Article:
Freshman Senator, Tony Smith, assesses legislative session
Published 4:13 pm Friday, April 27, 2012
Two bills that will have major impacts on school board elections and the date school begins each year are awaiting the governor’s signature, and both bills were authored by Pearl River County legislators — State Sen. Tony Smith (R-Picayune) and Rep. Mark Formby (R-Picayune).
Gov. Phil Bryant is expected to sign the bills on Tuesday.
Senate Bill 2074, authored by freshman senator Smith, which will change the way school board members are elected in rural districts outside the city limits of municipal school districts, is expected to be signed into law on Tuesday by Bryant, Smith told the Item on Thursday..
In addition, a bill that would push back the start of school to after the third Monday in August, authored by House Rules Committee chairman Formby also awaits the governor’s signature. Formby, a Picayune Realtor, from the House floor on Thursday, said he believes the governor will sign the bill into law on Tuesday. He said the law does not take effect until 2014, but school districts that want to, can adopt the procedure voluntarily and make the change in August.
The Senate Bill 2074 will make a major change in how 30 of the 150 school districts in the state elect school board members in school districts outside city limits, including the Picayune city school district.
For instance in Picayune, there are two of five members elected from districts outside the city limits of Picayune. The other three are appointed by the Picayune City Council.
School board elections for districts outside cities currently are held on the first Saturday in March and are conducted by school district officials. Absentee voting is not allowed, said Smith. The school board outside elections are the only state elections in which absentee balloting is not allowed.
“There was a lot of criticism about the absentee voting not being allowed. That was one of the reasons for passing the bill,” said Smith, who is a Picayune businessman, a former Picayune school board member and represents Senate District 47, which includes a large portion of Pearl River County.
The bill, after Bryant signs it, won’t immediately take effect. The bill has to be approved by the U.S. Justice Dept. because it affects voting districts.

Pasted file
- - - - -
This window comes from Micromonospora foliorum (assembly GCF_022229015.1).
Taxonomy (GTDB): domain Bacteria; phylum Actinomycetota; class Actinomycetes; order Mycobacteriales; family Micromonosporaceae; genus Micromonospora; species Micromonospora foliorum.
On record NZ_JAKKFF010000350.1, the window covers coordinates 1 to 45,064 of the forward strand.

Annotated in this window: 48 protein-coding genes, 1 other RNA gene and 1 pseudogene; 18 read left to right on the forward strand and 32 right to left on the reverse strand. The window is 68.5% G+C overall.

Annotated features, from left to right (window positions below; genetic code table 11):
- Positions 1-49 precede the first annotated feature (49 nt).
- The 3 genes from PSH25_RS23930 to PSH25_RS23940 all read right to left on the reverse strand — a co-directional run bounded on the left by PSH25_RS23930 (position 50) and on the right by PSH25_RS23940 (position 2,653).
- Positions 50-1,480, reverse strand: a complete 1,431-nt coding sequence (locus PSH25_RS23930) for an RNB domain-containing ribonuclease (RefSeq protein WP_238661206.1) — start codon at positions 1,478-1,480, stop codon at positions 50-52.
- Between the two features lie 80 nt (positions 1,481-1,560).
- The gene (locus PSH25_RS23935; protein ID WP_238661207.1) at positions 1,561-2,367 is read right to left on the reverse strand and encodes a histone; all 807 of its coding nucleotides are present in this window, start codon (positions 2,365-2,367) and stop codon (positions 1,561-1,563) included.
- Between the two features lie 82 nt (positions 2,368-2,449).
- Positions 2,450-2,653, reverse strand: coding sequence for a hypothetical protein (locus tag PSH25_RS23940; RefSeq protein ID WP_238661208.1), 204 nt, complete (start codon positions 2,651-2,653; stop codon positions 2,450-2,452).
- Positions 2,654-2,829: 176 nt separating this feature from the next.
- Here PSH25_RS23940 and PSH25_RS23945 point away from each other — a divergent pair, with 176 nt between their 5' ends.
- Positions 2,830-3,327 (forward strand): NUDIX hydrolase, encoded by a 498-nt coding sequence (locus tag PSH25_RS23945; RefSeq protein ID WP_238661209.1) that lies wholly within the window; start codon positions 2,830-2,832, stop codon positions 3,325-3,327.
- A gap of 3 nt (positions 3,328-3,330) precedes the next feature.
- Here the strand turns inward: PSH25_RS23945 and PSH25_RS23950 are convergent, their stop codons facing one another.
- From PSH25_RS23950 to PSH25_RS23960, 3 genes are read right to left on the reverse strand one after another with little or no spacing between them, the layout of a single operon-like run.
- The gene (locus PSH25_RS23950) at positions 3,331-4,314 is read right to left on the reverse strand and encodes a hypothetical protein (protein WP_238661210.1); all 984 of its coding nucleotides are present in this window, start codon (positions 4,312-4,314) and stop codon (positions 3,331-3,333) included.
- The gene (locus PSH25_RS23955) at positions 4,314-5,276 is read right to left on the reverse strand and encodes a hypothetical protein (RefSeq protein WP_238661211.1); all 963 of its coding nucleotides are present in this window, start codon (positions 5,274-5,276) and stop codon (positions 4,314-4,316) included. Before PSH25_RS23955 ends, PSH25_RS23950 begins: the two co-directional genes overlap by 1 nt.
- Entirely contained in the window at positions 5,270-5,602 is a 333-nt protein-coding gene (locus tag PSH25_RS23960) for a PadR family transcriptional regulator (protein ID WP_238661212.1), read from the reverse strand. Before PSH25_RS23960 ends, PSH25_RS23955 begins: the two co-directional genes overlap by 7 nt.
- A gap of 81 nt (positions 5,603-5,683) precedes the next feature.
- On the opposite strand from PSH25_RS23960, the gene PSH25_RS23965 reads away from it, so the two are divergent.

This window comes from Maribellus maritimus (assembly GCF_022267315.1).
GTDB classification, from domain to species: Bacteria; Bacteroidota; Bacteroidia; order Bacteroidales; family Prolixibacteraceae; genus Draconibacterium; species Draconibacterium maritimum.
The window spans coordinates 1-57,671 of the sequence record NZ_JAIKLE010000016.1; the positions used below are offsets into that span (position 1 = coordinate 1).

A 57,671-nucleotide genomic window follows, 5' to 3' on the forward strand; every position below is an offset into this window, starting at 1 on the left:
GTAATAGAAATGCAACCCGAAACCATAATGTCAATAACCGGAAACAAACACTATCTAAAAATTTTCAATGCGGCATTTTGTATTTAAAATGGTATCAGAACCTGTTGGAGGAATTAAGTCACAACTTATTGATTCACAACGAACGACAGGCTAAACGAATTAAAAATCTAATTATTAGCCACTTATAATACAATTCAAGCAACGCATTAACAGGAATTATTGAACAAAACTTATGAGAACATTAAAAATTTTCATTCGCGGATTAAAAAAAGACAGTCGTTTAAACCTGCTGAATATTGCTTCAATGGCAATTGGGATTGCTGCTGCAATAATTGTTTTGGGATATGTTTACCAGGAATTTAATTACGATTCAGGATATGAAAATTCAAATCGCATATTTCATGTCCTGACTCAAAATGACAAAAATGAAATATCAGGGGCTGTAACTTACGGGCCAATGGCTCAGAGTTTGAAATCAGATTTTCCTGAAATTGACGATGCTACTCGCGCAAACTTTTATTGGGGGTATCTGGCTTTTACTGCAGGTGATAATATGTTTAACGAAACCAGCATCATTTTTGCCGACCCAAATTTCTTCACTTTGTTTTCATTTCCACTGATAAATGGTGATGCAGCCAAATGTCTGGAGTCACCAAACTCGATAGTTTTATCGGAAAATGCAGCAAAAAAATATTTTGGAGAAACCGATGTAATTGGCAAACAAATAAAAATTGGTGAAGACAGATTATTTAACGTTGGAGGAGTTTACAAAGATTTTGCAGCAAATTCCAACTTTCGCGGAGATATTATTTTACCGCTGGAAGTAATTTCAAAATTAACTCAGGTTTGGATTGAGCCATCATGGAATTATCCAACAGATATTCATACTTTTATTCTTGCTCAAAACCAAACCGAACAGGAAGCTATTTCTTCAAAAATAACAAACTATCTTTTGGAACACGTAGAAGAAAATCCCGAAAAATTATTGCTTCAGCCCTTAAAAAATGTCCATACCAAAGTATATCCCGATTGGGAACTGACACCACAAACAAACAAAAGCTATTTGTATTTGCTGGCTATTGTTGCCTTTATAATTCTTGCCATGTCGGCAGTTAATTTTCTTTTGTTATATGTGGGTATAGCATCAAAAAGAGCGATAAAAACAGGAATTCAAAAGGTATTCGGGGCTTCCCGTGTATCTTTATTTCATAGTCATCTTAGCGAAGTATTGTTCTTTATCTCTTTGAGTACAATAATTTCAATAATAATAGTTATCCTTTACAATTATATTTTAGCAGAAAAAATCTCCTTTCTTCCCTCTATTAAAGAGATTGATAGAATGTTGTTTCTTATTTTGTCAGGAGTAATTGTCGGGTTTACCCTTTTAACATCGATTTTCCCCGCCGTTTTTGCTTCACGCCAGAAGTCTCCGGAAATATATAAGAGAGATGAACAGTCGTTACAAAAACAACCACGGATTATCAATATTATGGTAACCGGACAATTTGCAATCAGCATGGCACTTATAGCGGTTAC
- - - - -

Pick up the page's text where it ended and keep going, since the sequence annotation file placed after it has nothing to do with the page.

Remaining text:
Smith said it will not take effect until 2014-15 school year.
Under the new law the elections will be handled by the Circuit Court Clerk’s office, just like other elections, and held during the November general election. Absentee voting will be allowed along with other races.
Specifically, the bill, according to its title, will “revise the qualifying deadline for candidates for the board of trustees of added territory in certain municipal separate school districts, and provide that the election shall be conducted by the county election commissioners and to remove the prohibition that no person who is not present at the time and place of holding a certain election shall be eligible to vote. . .”
Smith said the changes will save money and allow more people to participate in the election of school board members.
Formby’s bill relating to school start-up times, House Bill 707, came out of committee with minor changes and will take effect in the 2014-15 school year.
Schools cannot begin prior to the third Monday in August beginning in 2014. The reasoning behind the bill was that an earlier start would expose students to more summer heat, a later startup would give families more time for vacations, helping the state’s tourism industry, and would allow students to extend their summer employment, said Formby.
Many districts in the state, including Picayune, have been starting school as early as the first week in August.
Smith said the charter school bill was in conference, and he felt it was “doubtful” that it would pass during this session. He said he expected, that it will be brought up again next year.
“There were a number of good conservative bills that did not make it, but I look for them to be brought up again,” he said.
He said that a bill that would allow businessmen to take an inventory tax credit also passed. He was co-author of the bill. “I was interested in that bill because I am a small businessman myself,” he added.
He said there is “politics within politics” in the legislature, but added that as a freshman senator, “I am on a long learning curve, and I made more progress this first year than I originally felt I would.”
“I look forward to continuing to serve my district,” he said.
Smith’ Senate district 47 is one of the strangest districts in the state, snaking easterly from Pearl River County, across Stone, Harrison and into Jackson County near Moss Point.
He said the new Senate redistricting plan is scheduled to be released next week, and the lines in his district will most likely be redrawn, although he is not sure how much.
The State Legislature is scheduled to adjourn on May 4.